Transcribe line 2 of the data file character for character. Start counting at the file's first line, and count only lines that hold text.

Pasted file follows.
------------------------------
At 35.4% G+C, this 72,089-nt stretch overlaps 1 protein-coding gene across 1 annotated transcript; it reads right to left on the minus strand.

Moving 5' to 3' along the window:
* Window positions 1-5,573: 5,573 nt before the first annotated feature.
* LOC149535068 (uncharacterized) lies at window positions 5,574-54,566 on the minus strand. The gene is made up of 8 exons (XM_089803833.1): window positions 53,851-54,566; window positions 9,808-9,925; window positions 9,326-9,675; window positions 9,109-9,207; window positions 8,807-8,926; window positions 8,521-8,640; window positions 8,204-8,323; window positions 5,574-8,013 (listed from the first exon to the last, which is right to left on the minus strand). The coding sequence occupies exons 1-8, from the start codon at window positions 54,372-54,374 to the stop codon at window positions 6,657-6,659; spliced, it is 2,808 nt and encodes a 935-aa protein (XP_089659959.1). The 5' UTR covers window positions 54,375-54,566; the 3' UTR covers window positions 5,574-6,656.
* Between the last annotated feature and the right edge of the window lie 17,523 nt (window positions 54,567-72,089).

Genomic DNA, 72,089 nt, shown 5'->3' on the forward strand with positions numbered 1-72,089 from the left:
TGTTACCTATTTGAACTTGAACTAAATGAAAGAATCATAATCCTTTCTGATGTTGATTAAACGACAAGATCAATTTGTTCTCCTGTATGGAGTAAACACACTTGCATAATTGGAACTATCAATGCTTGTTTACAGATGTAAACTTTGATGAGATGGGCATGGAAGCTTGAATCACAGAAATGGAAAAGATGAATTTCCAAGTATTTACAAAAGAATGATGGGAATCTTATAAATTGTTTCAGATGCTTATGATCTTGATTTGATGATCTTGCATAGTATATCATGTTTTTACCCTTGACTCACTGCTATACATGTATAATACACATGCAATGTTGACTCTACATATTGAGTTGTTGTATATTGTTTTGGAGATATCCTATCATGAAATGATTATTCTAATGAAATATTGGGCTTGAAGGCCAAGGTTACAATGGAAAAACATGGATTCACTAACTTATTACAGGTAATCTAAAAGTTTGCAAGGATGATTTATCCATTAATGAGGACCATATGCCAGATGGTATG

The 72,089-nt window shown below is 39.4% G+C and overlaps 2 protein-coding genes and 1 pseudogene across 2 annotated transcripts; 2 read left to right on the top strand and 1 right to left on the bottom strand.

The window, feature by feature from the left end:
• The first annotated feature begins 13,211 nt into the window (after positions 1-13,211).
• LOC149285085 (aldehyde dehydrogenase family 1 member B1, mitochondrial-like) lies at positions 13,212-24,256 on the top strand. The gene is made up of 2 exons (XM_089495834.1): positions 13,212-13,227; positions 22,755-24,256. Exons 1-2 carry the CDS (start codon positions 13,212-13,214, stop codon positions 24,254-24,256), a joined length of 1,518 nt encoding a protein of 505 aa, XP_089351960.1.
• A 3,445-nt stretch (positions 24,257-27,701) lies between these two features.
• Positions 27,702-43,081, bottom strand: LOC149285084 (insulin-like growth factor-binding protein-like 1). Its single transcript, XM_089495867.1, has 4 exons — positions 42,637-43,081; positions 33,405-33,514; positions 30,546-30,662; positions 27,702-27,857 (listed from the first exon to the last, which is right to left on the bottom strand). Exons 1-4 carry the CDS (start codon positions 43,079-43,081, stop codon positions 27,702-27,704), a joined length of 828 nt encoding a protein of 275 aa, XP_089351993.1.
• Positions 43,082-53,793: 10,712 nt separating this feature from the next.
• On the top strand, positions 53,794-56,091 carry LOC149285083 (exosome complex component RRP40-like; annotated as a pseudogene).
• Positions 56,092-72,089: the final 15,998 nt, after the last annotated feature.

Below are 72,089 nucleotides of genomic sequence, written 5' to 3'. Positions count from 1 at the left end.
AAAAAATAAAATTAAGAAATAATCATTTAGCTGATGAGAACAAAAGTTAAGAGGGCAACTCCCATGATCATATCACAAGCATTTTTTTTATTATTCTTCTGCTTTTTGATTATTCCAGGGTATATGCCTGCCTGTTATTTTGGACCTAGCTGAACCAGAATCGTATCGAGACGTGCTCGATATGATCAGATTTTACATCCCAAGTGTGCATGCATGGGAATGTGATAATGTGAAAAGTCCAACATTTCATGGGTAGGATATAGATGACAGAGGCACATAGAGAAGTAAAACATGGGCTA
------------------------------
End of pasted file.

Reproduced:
Moving 5' to 3' along the window: